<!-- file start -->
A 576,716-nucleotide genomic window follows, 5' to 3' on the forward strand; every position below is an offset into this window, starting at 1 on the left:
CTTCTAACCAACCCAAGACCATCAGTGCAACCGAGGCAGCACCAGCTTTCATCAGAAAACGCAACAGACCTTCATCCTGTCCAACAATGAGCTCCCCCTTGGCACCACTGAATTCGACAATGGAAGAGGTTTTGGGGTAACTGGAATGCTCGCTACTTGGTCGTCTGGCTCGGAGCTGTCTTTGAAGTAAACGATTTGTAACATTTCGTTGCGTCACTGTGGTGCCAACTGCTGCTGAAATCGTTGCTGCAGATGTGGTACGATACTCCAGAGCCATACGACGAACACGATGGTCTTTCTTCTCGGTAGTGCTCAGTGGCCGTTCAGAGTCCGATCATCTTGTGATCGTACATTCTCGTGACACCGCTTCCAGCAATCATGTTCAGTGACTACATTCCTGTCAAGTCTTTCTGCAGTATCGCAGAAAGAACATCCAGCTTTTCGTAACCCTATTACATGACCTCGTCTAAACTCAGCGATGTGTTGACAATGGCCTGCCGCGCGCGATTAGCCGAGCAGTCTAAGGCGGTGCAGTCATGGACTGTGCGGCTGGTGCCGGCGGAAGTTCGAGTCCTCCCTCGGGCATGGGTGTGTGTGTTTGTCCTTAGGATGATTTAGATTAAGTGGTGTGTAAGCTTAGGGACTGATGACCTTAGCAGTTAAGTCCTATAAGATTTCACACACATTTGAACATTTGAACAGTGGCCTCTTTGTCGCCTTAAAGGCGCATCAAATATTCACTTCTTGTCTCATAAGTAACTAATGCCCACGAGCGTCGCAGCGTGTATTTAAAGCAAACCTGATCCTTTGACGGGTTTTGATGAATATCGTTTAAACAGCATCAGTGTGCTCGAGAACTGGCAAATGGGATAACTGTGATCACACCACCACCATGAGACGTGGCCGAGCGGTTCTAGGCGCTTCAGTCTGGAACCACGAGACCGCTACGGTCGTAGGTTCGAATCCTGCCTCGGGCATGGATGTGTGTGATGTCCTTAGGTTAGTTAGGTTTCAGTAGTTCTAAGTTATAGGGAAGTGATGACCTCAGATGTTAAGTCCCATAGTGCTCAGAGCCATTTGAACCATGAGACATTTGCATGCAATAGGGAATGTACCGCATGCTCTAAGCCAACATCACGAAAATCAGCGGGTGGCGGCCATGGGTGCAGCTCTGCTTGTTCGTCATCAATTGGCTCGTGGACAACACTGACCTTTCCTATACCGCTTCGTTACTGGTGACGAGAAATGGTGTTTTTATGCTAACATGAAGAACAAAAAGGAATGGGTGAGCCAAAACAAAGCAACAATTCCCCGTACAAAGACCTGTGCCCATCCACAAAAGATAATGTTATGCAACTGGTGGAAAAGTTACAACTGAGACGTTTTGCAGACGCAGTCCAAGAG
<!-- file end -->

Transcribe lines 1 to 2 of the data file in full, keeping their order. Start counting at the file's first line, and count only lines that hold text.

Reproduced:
A 576,716-nucleotide genomic window follows, 5' to 3' on the forward strand; every position below is an offset into this window, starting at 1 on the left:
CTTCTAACCAACCCAAGACCATCAGTGCAACCGAGGCAGCACCAGCTTTCATCAGAAAACGCAACAGACCTTCATCCTGTCCAACAATGAGCTCCCCCTTGGCACCACTGAATTCGACAATGGAAGAGGTTTTGGGGTAACTGGAATGCTCGCTACTTGGTCGTCTGGCTCGGAGCTGTCTTTGAAGTAAACGATTTGTAACATTTCGTTGCGTCACTGTGGTGCCAACTGCTGCTGAAATCGTTGCTGCAGATGTGGTACGATACTCCAGAGCCATACGACGAACACGATGGTCTTTCTTCTCGGTAGTGCTCAGTGGCCGTTCAGAGTCCGATCATCTTGTGATCGTACATTCTCGTGACACCGCTTCCAGCAATCATGTTCAGTGACTACATTCCTGTCAAGTCTTTCTGCAGTATCGCAGAAAGAACATCCAGCTTTTCGTAACCCTATTACATGACCTCGTCTAAACTCAGCGATGTGTTGACAATGGCCTGCCGCGCGCGATTAGCCGAGCAGTCTAAGGCGGTGCAGTCATGGACTGTGCGGCTGGTGCCGGCGGAAGTTCGAGTCCTCCCTCGGGCATGGGTGTGTGTGTTTGTCCTTAGGATGATTTAGATTAAGTGGTGTGTAAGCTTAGGGACTGATGACCTTAGCAGTTAAGTCCTATAAGATTTCACACACATTTGAACATTTGAACAGTGGCCTCTTTGTCGCCTTAAAGGCGCATCAAATATTCACTTCTTGTCTCATAAGTAACTAATGCCCACGAGCGTCGCAGCGTGTATTTAAAGCAAACCTGATCCTTTGACGGGTTTTGATGAATATCGTTTAAACAGCATCAGTGTGCTCGAGAACTGGCAAATGGGATAACTGTGATCACACCACCACCATGAGACGTGGCCGAGCGGTTCTAGGCGCTTCAGTCTGGAACCACGAGACCGCTACGGTCGTAGGTTCGAATCCTGCCTCGGGCATGGATGTGTGTGATGTCCTTAGGTTAGTTAGGTTTCAGTAGTTCTAAGTTATAGGGAAGTGATGACCTCAGATGTTAAGTCCCATAGTGCTCAGAGCCATTTGAACCATGAGACATTTGCATGCAATAGGGAATGTACCGCATGCTCTAAGCCAACATCACGAAAATCAGCGGGTGGCGGCCATGGGTGCAGCTCTGCTTGTTCGTCATCAATTGGCTCGTGGACAACACTGACCTTTCCTATACCGCTTCGTTACTGGTGACGAGAAATGGTGTTTTTATGCTAACATGAAGAACAAAAAGGAATGGGTGAGCCAAAACAAAGCAACAATTCCCCGTACAAAGACCTGTGCCCATCCACAAAAGATAATGTTATGCAACTGGTGGAAAAGTTACAACTGAGACGTTTTGCAGACGCAGTCCAAGAG